This is music almost completely lacking in beats and rhythm, with barely a single drum in two hours. The clue is in the title – this is all about ambient textures, with slowly shifting units of sound. As the listener floats through the selection of weightless moods it is difficult to resist a comparison with weather patterns, the Eno-like soundscapes exerting a strong pull. Andrew Thomas’s mix generates more movement, going a step beyond relaxation. Both mixes find a strong sense of peace as they unfold, creating a new world for the listener whether active or comatose.
6) Let The Children Techno mixed by Busy P and DJ Mehdi (Ed Banger)
Another bittersweet entry, with DJ Mehdi’s untimely death in September making this compilation an unexpected legacy. But what a way to go out, cooking up a storm with Busy P in a compilation typical of everything Ed Banger do so well. Want to know where techno is right now? You won’t get the finished answer here, because you’ll be busy contorting your body to the myriad of 20 tunes, which wind up the party brilliantly with Mattie Safer’s ‘Is That Your Girl’. The mix hurtles along before the pace slows suddenly for Riton’s ‘One Night Stand’ and the fantastic collision of old school and new that is Skream’s ‘Boat Party’, a massive, hands in the air moment. Terrific entertainment.
7) DJ Kicks: Motor City Drum Ensemble (!K7)
Danilo Plessow resides in Germany’s very own motor city, Stuttgart, but in his mix he draws on the heritage of that and that other motor city across the Atlantic, Detroit. It’s a perfectly paced mix, starting with low key dub but gradually adding components of funk that start speeding things up. It’s all so cleverly done that it’s difficult to spot the join, and soon Plessow is building the expectation nicely, adding more and more percussion as he goes. All that’s left to do is start the mix again – a really excellent contribution to a series that continues to thrive.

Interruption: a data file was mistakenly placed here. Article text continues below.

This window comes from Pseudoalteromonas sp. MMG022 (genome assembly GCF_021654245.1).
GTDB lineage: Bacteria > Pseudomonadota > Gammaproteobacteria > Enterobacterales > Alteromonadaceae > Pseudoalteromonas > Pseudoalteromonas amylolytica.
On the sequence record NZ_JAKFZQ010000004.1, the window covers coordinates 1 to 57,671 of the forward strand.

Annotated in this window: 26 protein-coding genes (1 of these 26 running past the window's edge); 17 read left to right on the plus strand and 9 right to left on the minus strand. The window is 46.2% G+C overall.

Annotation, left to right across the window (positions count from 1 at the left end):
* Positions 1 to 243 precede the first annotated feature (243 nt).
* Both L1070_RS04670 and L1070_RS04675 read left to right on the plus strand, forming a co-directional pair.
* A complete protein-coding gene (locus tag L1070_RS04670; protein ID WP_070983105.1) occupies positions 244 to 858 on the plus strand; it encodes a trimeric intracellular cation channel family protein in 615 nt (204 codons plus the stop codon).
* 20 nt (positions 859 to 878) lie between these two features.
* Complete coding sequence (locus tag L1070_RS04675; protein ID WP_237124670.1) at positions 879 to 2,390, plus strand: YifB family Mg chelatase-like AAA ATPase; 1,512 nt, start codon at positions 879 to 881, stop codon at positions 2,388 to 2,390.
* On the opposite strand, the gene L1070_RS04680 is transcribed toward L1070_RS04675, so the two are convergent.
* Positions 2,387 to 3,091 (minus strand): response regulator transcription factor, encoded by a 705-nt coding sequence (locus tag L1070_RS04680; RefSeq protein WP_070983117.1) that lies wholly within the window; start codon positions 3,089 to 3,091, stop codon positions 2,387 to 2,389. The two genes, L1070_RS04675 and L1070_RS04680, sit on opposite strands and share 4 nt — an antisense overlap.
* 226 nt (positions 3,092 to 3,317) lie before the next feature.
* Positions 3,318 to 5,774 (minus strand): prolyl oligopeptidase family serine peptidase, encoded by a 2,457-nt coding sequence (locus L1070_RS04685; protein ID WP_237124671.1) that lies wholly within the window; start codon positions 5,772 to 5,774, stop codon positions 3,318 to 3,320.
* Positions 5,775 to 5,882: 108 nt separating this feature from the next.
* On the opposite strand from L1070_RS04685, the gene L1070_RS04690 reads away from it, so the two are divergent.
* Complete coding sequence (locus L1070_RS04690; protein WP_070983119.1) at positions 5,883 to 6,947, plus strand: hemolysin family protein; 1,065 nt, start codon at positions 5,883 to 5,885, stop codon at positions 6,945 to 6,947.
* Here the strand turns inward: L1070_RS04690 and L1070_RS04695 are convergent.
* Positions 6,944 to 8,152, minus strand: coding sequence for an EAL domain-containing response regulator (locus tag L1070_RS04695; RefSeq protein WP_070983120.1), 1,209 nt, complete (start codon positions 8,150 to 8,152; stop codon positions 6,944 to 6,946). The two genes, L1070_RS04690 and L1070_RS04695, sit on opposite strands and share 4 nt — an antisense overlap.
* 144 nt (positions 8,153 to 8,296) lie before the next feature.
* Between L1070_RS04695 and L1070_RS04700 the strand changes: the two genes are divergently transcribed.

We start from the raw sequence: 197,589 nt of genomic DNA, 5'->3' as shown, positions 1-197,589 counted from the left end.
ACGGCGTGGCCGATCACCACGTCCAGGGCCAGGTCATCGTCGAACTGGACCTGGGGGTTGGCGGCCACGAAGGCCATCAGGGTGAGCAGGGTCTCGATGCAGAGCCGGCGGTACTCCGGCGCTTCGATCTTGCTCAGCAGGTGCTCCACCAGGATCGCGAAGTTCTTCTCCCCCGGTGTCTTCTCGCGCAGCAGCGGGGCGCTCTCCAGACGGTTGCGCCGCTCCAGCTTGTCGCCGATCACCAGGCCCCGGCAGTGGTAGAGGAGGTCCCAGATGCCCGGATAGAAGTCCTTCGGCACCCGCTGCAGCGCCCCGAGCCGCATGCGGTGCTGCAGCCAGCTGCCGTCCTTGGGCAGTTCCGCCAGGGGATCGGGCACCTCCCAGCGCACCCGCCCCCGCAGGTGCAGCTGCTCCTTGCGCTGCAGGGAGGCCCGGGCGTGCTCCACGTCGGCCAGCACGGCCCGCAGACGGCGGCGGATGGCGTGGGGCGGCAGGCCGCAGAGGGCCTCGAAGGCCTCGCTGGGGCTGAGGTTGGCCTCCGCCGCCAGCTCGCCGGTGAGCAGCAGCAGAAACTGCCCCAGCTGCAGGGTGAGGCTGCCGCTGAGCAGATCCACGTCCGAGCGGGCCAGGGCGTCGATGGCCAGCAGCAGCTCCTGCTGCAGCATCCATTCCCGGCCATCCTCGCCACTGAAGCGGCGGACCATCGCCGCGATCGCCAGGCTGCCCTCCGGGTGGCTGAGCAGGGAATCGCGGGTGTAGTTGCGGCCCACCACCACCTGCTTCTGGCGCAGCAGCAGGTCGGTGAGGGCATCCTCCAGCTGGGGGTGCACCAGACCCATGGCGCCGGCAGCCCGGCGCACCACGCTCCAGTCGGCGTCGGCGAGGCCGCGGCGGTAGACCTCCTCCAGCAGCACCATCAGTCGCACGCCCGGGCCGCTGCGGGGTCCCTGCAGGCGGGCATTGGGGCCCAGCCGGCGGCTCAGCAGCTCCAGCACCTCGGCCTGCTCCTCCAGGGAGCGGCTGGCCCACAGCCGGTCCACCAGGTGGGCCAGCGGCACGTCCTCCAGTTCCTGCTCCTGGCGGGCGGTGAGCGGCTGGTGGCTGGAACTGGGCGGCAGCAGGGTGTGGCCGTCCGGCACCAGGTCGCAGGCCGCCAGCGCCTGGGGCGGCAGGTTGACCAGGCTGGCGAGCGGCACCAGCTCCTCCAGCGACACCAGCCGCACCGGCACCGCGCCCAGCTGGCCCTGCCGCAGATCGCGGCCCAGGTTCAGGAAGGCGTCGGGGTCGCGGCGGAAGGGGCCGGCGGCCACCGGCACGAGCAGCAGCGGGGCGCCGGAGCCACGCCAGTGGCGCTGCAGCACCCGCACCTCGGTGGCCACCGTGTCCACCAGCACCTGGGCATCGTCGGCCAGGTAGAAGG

8) Fabric Live 59: Four Tet (Fabric)
Given the size of Kieran Hebden’s record collection, it should come as no surprise to learn that his contribution to Fabric Live is vibrant and original. What really makes it feel like a piece of the club though is the way Hebden pans out now and then, taking in widescreen breakdowns or crowd noise from the club itself. The beats themselves bring strong reminders of ’90s London garage, but are updated with fresh ideas from the likes of Joy Orbison and Krazy Baldhead that branch out towards dubstep. There’s an appealing roughness to Hebden’s mixing, reminding us that this is, after all, Fabric Live, rather than a digital imitation!
9) Late Night Tales: Trentemøller (Late Night Tales)
When ‘Another Late Night’ started out with Fila Brazillia in 2001, they found themselves at the start of a series that has now topped 25 releases. Here Trentemøller takes up the reigns with a darkly coloured set of pop noir, with an impressive legion of tracks at his disposal. The Velvet Underground’s ‘Venus In Furs’ is perhaps the most obvious, while some gems from the back of the record box include his own remix of Chimes & Bells’ ‘The Mole’, This Mortal Coil’s ‘Waves Become Wings’ and M.Ward’s ‘Poor Boy, Minor Key’. Perhaps not the most uplifting of the series yet, but a richly coloured treat nonetheless – music’s equivalent of Bournville, if you like.
10) Era One mixed by Noah Pred (Thoughtless)
Half a century for Thoughtless, whose head Noah Pred somehow crams 50 of his favourites from the catalogue on to one seamless mix. He keeps a firm hand on the tiller but generates an intriguing blend of deepness and energy in the house music on offer, making it almost impossible to listen to this music and stay still. Thoughtless are in a healthy state if this is anything to go by – and go buy you should, if your tastes encompass deep house in any shape or form.